Right now, in a rivalry that has switched hands from one to the other numerous times over the last decade, this could be Nadal’s chance to grab the momentum at an all important moment, with Nadal primed to reassert himself back at the top of the game, in what would be their 50th meeting.

Dominic Thiem (6) (Nadal leads 2-1).

Djokovic will have to get that far, though, and in four tournament starts in 2017, he has been past the quarters once.

Thiem may be the one to take advantage of Djokovic’s struggles, if the second seed has not overcome them, and would also prove a strong test for Nadal should they meet in the semis. The Austrian loves clay, has beaten Nadal on it before, in Buenos Aires last season, and, according to his coach Gunter Bresnik, is playing better than ever. The Austrian is still a little unproven though at ATP 1000 level, having yet to make it past the last eight in four tries, however he looks ready to take the next step and Nadal will need to apply plenty of pressure to prevent himself getting trodden on in that process.

David Goffin (10) (Never met).

Goffin, though, may be the scene stealer from the bottom half. The Belgian has the clay court skills to beat Thiem in the last 16, Djokovic, if he is sub-par, in the last 8, and challenge Nadal in the semis. Goffin winning versus Nadal would be a long stretch- he has never made an ATP 1000 final- and he does have a history of choking leads versus top players.

Inexperience, problems closing out matches, Goffin’s weaknesses are, unfortunately for the Belgian, ones Nadal is as adept at exploiting as he is winning matches on clay.

Final
Stan Wawrinka (3) (Nadal leads 15-3).

Former champion Stan Wawrinka (defeated Federer in ’14) is due a big title on arguably his best surface, has a nice Monte Carlo draw from the tennis Gods keen to see him do well, and is in the lighter top half with Andy Murray struggling on his serve, Marin Cilic in poor form, and seventh seed Jo-Wilfried Tsonga who had a great early season but has been missing in action since becoming a father, a rival against whom he matches up well.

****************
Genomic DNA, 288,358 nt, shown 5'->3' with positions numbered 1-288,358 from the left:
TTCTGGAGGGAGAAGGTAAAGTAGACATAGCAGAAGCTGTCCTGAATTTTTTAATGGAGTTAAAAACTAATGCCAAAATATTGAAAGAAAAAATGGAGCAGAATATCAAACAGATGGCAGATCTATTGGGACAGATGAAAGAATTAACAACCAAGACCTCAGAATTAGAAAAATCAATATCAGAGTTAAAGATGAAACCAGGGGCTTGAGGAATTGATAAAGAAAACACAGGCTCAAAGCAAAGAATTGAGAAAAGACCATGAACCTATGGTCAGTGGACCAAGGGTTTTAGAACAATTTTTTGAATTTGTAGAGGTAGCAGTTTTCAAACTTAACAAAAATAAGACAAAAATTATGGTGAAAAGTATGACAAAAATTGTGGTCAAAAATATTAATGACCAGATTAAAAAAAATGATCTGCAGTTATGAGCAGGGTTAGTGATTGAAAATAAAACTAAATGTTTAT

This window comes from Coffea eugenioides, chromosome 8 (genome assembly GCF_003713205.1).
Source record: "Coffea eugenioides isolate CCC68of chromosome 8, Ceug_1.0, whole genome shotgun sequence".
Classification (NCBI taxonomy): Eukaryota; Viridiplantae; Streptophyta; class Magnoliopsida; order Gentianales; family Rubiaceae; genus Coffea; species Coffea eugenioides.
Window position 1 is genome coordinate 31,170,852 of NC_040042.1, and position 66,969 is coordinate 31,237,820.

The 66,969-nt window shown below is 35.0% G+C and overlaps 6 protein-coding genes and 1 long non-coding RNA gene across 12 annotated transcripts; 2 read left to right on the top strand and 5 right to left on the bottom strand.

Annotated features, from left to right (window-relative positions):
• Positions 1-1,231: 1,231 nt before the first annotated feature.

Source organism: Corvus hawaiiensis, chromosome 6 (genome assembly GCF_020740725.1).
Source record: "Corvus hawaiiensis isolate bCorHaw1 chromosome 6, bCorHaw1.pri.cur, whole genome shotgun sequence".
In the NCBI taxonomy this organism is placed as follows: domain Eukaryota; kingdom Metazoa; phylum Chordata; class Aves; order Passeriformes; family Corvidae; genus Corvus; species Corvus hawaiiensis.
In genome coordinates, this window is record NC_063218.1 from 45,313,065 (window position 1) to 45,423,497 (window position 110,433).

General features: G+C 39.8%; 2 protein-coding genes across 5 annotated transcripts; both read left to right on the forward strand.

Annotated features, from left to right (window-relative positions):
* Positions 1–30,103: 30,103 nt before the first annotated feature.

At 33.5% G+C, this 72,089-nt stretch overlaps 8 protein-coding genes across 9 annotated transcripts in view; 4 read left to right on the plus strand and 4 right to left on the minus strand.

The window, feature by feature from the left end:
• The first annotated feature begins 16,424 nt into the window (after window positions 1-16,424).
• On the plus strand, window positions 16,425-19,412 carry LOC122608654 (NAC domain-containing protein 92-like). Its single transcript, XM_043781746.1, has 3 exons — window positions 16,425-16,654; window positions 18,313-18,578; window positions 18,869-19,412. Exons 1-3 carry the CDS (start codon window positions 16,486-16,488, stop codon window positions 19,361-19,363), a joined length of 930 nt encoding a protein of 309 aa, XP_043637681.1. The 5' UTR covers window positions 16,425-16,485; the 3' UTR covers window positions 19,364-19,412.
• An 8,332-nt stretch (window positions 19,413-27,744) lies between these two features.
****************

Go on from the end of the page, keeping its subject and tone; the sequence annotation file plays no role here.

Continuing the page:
Wawrinka is a dangerous player in finals, and not one Nadal would choose to face from the top half of the Monte Carlo draw after losing all three finals he has played this year. Any hint of insecurity or vulnerability from Nadal and Wawrinka has the self-belief and weight of shot to send him stumbling across the red dirt rather than sliding through it.

If Nadal does makes it to the Monte Carlo final, though, and does so beating Djokovic on the way, he would be in pretty good physical, mental and technical form, and while the nine time Champion would face a rival who has proven he can beat him in big matches, on clay, Nadal has, if his forehand is working well and he can get his heavy top spin going, the upper hand in the match up.

Rafa Nadal

Nadal’s biggest opponent might prove to be none other than Nadal himself. The Spaniard has not won a title since Barcelona last season, has had to come back from yet another injury, and has not won his last three finals, including one in which he led by a break in the fifth set.

If Nadal’s 0-3 finals record or worries about his physical condition creep in, and his forehand falls short and his serve is vulnerable, his opponent will be able to exploit that, and another final loss, on clay, in Monte Carlo where Nadal has so many great memories, could seriously put a dent in Nadal’s chances of La Decima part 3 (the second is Barcelona) at Roland Garros.

But those kind of scenario’s are best left to be played out in Nadal’s nightmares. Nadal this season is all about living his dreams, and living in the now. The Spaniard was very positive after his Miami loss to Federer which he felt played out closer than the score-line, and very pragmatic about taking this season and his clay court chances step by step. So far, that approach has served him well, and Nadal, in his current upbeat, relaxed mood and mode, is unlikely to end up beating himself in a Monte Carlo final. Nadal will leave that responsibility, instead, to his rivals. Rivals who will have a much harder time staying in the now, and with Nadal, with all the nightmares the Spaniard will inflict on them, on one of his favorite courts.

A court on which Nadal has lived out plenty of dreams, a court on which whoever does beat the Spaniard will have to do so with a killer performance if they are going to stop Nadal becoming the first man to live a dream yet to be lived, the dream that is La Decima part One.

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Christian Deverille

Christian Deverille is a tennis writer with a diploma in Freelance Sports Writing from the London School of Journalism. He loves all things tennis, most of all the Federer and del Potro forehands.